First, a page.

Influence of Language: Twenty-eight of the respondents speak their mother tongue at home, including Telugu, Kannada, Tamil, Punjabi, Marathi, Pahadi, Gujarati, Malayalam, Tulu, Saurashtra, Hindi and Urdu. Since all also speak English, this means that 28 of 39 are bilingual. Brain science studies have showed that a multilingual brain develops more densely, enhancing problem solving, cognitive and diverse thinking skills. How amazing is that?

Diwali celebrations at home

Practicing Yoga: Twenty-eight practice yoga at home, more than I had expected. Of those, all said they do it for physical benefits, and about half said they practice it for mental and spiritual benefit as well.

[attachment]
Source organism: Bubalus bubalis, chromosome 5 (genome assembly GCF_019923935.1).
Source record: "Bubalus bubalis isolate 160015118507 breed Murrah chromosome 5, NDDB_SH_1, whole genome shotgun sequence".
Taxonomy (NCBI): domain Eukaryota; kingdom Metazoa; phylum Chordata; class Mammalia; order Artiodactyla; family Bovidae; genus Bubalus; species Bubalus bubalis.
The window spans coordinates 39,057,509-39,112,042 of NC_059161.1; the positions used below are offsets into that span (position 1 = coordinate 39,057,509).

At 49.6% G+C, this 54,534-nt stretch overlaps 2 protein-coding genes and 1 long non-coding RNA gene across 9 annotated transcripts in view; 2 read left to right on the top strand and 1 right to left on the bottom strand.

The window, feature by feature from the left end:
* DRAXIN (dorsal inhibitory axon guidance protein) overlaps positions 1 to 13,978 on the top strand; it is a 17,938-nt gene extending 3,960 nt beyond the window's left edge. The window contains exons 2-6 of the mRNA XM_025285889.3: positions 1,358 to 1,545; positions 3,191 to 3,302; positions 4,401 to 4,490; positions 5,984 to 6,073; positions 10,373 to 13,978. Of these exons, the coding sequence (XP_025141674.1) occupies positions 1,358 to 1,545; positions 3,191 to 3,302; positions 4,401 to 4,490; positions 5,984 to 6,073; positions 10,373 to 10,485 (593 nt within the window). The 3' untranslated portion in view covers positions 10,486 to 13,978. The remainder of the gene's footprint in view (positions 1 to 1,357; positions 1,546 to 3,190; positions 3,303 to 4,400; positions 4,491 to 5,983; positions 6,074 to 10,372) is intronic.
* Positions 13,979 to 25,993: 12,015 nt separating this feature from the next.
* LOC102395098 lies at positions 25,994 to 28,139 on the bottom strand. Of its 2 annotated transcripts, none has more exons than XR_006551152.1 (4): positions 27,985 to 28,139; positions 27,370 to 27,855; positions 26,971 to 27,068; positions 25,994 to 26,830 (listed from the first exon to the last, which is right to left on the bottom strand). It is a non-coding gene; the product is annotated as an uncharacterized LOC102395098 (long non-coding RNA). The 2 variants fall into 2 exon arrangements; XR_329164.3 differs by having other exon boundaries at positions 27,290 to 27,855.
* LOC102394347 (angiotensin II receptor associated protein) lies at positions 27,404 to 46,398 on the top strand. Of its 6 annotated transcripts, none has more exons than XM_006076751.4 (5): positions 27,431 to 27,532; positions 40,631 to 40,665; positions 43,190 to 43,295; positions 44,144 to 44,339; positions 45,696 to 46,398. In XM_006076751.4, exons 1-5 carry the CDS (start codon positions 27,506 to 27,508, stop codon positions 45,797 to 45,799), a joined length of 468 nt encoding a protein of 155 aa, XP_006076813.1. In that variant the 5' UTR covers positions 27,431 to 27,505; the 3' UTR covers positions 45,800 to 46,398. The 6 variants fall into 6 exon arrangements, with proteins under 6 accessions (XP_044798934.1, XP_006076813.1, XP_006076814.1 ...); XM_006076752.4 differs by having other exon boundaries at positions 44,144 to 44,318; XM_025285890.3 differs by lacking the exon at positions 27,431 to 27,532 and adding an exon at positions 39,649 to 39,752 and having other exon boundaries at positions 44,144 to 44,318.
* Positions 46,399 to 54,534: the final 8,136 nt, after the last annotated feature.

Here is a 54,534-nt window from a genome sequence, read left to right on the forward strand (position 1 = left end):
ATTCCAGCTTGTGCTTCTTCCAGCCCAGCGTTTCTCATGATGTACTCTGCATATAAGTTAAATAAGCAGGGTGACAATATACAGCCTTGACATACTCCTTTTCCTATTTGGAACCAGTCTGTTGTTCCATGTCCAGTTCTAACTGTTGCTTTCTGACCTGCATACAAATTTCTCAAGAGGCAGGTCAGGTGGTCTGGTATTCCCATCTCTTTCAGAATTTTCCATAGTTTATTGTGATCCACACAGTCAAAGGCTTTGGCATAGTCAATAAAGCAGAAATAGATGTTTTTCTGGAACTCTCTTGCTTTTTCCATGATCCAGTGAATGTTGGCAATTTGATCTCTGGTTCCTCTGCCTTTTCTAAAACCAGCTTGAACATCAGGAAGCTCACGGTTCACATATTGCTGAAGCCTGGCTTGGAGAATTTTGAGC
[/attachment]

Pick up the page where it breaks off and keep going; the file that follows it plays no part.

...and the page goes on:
Food Habits: All of the participants’ families cook Indian food at home at least once a day, and 30 of them more than once a day. It is encouraging that the respondents eat Indian food so often, because Indian food has been well established for centuries and is very healthy and balanced. 

Religious Influence: There were multiple influences in each child’s growth as a Hindu, starting with the parents of 37 respondents. It goes without saying that leading by example is best, right from attending puja to wearing a bindi and Indian clothes.

It was more unexpected to find that 30 of those surveyed said their grandparents had a direct influence on them. Most grandparents visit the US only once in a few years and then only for a few months; and we kids visit the grandparents in India also only once in a few years, and also only a few months. Yet, they still have such a strong impact on us.

 Pro-Tip: Parents, try to bring grandparents to the US more often!